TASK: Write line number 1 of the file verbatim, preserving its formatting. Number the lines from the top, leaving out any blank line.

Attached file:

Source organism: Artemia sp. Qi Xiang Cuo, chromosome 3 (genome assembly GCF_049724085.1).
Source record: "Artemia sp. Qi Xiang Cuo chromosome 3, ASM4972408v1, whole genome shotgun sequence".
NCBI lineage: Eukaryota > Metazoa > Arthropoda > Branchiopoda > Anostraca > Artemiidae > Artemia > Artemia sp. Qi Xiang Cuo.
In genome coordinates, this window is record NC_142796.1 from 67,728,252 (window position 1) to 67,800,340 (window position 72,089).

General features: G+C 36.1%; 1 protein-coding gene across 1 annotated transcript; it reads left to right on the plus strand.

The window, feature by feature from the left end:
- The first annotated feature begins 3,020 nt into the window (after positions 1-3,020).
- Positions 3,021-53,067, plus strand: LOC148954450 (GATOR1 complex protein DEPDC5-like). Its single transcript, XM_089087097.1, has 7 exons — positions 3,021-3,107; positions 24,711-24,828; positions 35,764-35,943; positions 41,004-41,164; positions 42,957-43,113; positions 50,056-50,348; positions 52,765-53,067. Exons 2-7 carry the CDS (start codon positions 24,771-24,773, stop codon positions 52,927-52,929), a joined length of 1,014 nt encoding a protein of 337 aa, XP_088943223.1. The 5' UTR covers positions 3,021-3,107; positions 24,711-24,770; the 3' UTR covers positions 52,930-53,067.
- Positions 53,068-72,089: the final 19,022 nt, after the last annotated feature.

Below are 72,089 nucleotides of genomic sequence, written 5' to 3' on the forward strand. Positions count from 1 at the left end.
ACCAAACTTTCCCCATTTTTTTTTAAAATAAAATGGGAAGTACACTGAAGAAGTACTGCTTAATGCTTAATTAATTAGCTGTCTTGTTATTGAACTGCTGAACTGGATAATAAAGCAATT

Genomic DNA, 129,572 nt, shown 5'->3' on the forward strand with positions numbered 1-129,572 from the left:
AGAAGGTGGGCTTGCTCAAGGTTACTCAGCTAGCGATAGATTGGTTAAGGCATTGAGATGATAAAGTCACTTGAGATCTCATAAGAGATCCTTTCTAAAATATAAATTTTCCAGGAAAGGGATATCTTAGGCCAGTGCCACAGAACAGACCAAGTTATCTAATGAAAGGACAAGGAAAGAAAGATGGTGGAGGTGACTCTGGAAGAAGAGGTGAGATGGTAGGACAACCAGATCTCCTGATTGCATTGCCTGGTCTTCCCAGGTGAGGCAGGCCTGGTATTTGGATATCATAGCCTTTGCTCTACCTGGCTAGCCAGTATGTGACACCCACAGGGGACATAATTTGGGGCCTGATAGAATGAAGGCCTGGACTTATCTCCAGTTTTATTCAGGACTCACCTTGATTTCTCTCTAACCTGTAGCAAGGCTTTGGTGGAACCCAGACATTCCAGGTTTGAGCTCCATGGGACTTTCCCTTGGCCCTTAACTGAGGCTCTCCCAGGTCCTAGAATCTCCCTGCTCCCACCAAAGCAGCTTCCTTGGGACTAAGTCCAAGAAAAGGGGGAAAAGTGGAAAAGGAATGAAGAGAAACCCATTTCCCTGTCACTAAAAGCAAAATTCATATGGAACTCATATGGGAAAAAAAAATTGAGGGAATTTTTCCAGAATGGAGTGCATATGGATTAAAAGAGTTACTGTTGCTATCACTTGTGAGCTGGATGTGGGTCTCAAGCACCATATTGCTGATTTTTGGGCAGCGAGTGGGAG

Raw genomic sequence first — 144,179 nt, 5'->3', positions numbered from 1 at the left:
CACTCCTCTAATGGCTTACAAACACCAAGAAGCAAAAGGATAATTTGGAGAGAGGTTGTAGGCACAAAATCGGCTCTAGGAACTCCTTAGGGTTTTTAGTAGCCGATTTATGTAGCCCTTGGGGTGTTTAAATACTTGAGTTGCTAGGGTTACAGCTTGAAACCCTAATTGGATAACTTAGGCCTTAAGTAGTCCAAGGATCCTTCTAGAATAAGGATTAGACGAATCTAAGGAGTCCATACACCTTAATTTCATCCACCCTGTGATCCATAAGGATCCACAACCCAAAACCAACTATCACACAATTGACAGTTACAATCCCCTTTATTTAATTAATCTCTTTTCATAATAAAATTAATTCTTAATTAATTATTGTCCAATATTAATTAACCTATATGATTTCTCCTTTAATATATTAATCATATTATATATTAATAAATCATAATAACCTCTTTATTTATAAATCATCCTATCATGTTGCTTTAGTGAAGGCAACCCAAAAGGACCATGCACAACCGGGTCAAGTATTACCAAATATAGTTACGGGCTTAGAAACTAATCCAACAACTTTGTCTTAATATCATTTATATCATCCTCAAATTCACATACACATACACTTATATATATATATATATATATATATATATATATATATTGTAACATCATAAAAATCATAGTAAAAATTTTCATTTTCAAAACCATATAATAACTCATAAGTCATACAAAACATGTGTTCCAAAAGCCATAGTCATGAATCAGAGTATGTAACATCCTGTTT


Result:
Source organism: Artemia sp. Qi Xiang Cuo, chromosome 3 (genome assembly GCF_049724085.1).